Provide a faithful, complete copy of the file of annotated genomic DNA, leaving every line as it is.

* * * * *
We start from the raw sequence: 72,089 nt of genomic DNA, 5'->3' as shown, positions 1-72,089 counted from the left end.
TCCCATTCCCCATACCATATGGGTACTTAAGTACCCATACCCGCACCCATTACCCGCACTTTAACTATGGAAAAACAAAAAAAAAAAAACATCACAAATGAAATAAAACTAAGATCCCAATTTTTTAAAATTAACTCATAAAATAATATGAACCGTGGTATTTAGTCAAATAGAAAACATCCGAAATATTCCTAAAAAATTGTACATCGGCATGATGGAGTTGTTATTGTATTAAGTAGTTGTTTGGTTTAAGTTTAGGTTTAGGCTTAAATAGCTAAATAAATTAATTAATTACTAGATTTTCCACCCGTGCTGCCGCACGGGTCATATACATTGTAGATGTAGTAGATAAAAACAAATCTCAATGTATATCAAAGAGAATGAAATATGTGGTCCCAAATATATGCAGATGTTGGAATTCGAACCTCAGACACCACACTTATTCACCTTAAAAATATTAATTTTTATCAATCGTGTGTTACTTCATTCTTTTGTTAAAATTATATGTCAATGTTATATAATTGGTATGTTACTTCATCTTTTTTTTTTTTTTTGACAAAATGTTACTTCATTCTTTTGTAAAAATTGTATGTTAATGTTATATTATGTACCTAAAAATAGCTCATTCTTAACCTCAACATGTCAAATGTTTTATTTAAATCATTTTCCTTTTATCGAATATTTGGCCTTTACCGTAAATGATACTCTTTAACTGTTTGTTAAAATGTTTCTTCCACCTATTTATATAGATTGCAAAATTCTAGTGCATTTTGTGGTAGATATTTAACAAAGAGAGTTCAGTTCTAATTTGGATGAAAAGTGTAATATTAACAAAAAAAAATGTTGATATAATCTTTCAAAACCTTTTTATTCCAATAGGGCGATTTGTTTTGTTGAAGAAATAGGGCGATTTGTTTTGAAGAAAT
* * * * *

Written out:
We start from the raw sequence: 72,089 nt of genomic DNA, 5'->3' as shown, positions 1-72,089 counted from the left end.
TCCCATTCCCCATACCATATGGGTACTTAAGTACCCATACCCGCACCCATTACCCGCACTTTAACTATGGAAAAACAAAAAAAAAAAAACATCACAAATGAAATAAAACTAAGATCCCAATTTTTTAAAATTAACTCATAAAATAATATGAACCGTGGTATTTAGTCAAATAGAAAACATCCGAAATATTCCTAAAAAATTGTACATCGGCATGATGGAGTTGTTATTGTATTAAGTAGTTGTTTGGTTTAAGTTTAGGTTTAGGCTTAAATAGCTAAATAAATTAATTAATTACTAGATTTTCCACCCGTGCTGCCGCACGGGTCATATACATTGTAGATGTAGTAGATAAAAACAAATCTCAATGTATATCAAAGAGAATGAAATATGTGGTCCCAAATATATGCAGATGTTGGAATTCGAACCTCAGACACCACACTTATTCACCTTAAAAATATTAATTTTTATCAATCGTGTGTTACTTCATTCTTTTGTTAAAATTATATGTCAATGTTATATAATTGGTATGTTACTTCATCTTTTTTTTTTTTTTTGACAAAATGTTACTTCATTCTTTTGTAAAAATTGTATGTTAATGTTATATTATGTACCTAAAAATAGCTCATTCTTAACCTCAACATGTCAAATGTTTTATTTAAATCATTTTCCTTTTATCGAATATTTGGCCTTTACCGTAAATGATACTCTTTAACTGTTTGTTAAAATGTTTCTTCCACCTATTTATATAGATTGCAAAATTCTAGTGCATTTTGTGGTAGATATTTAACAAAGAGAGTTCAGTTCTAATTTGGATGAAAAGTGTAATATTAACAAAAAAAAATGTTGATATAATCTTTCAAAACCTTTTTATTCCAATAGGGCGATTTGTTTTGTTGAAGAAATAGGGCGATTTGTTTTGAAGAAAT